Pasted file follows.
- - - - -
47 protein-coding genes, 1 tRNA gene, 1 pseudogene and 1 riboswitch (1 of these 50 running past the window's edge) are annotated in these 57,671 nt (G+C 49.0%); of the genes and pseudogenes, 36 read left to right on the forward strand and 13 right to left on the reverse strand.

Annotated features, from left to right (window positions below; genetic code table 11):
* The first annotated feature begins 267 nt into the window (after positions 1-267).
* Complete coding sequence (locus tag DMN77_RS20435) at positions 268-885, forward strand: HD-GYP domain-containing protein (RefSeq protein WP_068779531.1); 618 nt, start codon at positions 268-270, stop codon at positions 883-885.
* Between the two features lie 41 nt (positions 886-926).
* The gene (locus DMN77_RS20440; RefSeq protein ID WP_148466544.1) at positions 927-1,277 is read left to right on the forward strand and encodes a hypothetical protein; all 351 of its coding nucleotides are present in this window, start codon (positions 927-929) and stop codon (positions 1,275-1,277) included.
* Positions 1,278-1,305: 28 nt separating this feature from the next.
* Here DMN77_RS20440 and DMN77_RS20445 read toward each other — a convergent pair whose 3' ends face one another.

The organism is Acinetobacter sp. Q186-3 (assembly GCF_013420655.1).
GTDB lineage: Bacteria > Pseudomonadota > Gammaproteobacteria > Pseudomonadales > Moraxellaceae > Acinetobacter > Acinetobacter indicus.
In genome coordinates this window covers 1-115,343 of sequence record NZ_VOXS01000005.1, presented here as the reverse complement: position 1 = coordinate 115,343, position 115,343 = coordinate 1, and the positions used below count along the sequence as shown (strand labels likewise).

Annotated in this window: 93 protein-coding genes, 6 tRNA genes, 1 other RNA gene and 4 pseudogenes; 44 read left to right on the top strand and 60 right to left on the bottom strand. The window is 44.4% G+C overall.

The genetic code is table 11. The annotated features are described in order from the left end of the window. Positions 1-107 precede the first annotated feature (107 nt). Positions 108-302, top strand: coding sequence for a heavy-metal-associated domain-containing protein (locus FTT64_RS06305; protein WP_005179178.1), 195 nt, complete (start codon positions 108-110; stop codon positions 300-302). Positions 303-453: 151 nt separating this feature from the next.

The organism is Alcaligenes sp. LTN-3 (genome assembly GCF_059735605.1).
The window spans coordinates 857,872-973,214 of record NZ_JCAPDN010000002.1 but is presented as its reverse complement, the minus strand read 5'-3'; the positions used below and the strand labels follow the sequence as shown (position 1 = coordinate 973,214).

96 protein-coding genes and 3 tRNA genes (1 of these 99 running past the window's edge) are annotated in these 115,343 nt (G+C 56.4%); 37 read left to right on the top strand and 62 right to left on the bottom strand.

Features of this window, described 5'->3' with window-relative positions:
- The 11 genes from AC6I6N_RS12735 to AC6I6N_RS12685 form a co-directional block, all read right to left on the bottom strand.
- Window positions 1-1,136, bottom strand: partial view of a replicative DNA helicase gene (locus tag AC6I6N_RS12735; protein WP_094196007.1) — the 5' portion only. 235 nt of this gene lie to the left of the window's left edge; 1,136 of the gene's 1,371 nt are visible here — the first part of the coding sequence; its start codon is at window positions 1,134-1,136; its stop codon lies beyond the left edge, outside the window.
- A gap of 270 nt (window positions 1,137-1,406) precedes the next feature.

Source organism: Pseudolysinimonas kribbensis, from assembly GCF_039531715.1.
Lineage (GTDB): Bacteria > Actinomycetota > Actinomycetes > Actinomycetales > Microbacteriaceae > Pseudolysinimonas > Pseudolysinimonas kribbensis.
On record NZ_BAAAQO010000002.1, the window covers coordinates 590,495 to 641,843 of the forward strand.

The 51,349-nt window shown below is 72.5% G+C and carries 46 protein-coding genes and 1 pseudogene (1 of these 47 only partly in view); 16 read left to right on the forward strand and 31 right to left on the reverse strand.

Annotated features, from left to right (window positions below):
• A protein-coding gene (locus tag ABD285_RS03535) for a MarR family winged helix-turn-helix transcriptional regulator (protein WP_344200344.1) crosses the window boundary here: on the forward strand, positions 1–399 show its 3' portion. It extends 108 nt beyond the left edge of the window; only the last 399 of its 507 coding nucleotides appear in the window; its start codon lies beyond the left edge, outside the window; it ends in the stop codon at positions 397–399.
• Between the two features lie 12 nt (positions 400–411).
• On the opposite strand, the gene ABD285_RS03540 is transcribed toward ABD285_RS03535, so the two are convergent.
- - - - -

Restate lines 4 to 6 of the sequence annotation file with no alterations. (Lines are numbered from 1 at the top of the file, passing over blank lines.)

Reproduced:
* Complete coding sequence (locus tag DMN77_RS20435) at positions 268-885, forward strand: HD-GYP domain-containing protein (RefSeq protein WP_068779531.1); 618 nt, start codon at positions 268-270, stop codon at positions 883-885.
* Between the two features lie 41 nt (positions 886-926).
* The gene (locus DMN77_RS20440; RefSeq protein ID WP_148466544.1) at positions 927-1,277 is read left to right on the forward strand and encodes a hypothetical protein; all 351 of its coding nucleotides are present in this window, start codon (positions 927-929) and stop codon (positions 1,275-1,277) included.